No two days are the same, as we have more opportunities than we seem to have time for, but here’s a general example to give you an idea. Our days usually start with the kids waking up when their bodies are ready to. They have a light snack and then play with Legos, Brainbox, draw, or make a stop-motion video with Legos and our digital camera, or some other quiet activity while we get up and around. The kids will then help me make pancakes or scones, or a similar breakfast. This is a great practical lesson in reading, math, science, and teamwork, as well as an opportunity to learn some very important life skills. After breakfast we do dishes and then, depending on the day, either go to karate or swimming lessons, have a playdate, go on an outing, or meet up with our homeschooling group, unless it’s a home day. If It’s a home day, the mornings are usually spent reading together; playing games; doing an art project; playing at the park across the street or in the backyard; or playing Freeze Dance, practicing their karate sequence, or other indoor physical activity if the weather prevents us from going outside.  

After lunch we are usually back home, and we usually have a quiet/create time, when the boys might do Reading Eggs, art lessons, activity/workbooks, do some beading or crocheting, origami, a collage, or a similar quiet activity. They might play Legos for a little while, building cranes, police We also have a Lego Ideas books for inspiration on what kinds of things to build. The kids might play an imaginary game together, often using costumes, Lego, Mobilo, and props made out of whatever they can find in the art closet (we collect paper towel rolls, egg cartons, cardboard, bubble wrap, bits of fabric, lace, etc. for such purposes) to accompany their play. If it’s been a full-on day with lots of physical activity, we might watch a documentary or other educational show. Usually we go back outside for a little while before having a clean-up of the boys’ room and living areas before starting dinner, which builds teamwork, encourages responsibility, and again, teaches important life lessons on self-care. 

My husband Matt cooks the majority of dinners, and the boys like to help him, and occasionally make up their own “creations” for dinner as well, which allows them to have a strong involvement in the family meals. During dinner, we discuss as a family the highs and lows of our days, and something that we appreciate that another family member did that day. (I originally started that in response to some sibling rivalry issues the boys were having, and it has been great for every member of our family.) The boys will tell Matt about what they did that day and some things they learned, and he will usually offer additional information that we hadn’t discussed, to help further their understanding. After dinner, we all write and/or draw in our individual gratitude journals and talk about the things we are grateful for. Evenings are spent reading books together or individually (both boys have recently started reading Evy her bedtime stories), and then lights out.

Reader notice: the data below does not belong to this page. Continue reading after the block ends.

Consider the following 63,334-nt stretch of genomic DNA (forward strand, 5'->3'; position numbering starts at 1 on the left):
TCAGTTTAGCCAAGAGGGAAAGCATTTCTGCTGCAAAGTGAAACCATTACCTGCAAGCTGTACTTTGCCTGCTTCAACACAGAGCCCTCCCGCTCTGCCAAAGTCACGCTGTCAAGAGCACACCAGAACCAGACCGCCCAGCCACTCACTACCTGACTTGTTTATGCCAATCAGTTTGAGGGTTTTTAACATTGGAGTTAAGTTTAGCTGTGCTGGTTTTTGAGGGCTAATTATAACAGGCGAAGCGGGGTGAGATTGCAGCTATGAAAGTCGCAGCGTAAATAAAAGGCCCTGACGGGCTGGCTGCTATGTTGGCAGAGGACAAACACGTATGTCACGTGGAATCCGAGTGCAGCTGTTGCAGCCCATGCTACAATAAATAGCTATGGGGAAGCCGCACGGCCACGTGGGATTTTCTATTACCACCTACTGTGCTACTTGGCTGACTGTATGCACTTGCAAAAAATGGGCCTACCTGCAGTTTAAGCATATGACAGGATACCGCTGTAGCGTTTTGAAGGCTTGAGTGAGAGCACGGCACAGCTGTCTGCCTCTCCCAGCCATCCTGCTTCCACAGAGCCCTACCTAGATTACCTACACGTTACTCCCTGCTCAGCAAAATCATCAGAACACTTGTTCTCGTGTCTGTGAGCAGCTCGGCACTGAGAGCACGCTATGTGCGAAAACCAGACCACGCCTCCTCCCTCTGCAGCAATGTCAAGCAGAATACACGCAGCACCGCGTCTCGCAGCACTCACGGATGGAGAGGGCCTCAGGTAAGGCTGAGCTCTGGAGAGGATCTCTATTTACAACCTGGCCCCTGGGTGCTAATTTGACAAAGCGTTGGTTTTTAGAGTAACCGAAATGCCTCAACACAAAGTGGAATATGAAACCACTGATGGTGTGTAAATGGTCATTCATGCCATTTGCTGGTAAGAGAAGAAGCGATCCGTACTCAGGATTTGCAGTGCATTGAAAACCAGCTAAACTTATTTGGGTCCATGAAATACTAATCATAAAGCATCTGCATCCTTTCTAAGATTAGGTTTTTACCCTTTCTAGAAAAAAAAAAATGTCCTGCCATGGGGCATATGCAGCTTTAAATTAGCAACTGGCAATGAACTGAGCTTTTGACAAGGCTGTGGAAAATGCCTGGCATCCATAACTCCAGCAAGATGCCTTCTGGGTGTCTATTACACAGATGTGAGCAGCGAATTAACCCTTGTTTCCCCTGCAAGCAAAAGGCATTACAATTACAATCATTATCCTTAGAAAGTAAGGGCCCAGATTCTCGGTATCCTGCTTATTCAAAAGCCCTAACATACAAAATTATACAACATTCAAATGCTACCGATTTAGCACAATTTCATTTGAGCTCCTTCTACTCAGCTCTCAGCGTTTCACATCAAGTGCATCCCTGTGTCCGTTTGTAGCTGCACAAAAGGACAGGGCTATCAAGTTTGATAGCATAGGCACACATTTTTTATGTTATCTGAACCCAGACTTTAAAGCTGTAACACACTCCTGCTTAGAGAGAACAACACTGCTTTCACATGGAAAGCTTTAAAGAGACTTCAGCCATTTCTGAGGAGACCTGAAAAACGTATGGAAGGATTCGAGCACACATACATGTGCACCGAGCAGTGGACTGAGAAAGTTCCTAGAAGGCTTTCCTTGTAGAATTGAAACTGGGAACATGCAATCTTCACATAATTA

Throughout the day, the boys will often tell me that “five plus eighty-five is ninety” or “three times four is twelve” or some other math equation that they have figured out. I will take that as a cue to ask them further equations. When the boys were learning how to spell, they would tell me that “S T O P spells stop” for example, or that they could read most of the words on the front of the milk bottle, which they would then read to me.   

While most learning happens organically and is in context with where the kids’ interests have taken them, we do also provide science experiment kits, as well as often finding ourselves in the middle of impromptu collective learning when one of the boys asks a question about something that the internet can offer a lesson for. We will Google their question and learn all about whatever it is they’re wondering about, and we might take a trip to the library down the road to get more books on the topic. Michael, who is two years younger than Gabriel, also pays close attention to Gabriel’s organic learning experiences. 

One such time, Gabriel wanted to know exactly how many stickers were in his sticker book that boasted, “More than 1,000 stickers inside!” So Michael watched as Gabriel and I either counted the stickers on each page (sometimes as few as 12 stickers), or on pages that had over 100, because they were lined up nicely in rows, Gabriel counted how many were across and multiplied that number by how many rows there were. We wrote down the number of stickers on each page, and then Gabriel added them all up, coming up with 1,056. This was a little advanced for Michael, but he watched with interest and we explained each step to him, and why we were doing what we were doing. He understood why we multiplied the columns by the rows, because he’ll often count the bumps on a large Lego rectangle and then count only the top row by the side column, and then tell me that six times eight is 48. 

So as you can see, learning is something that happens all day, every day.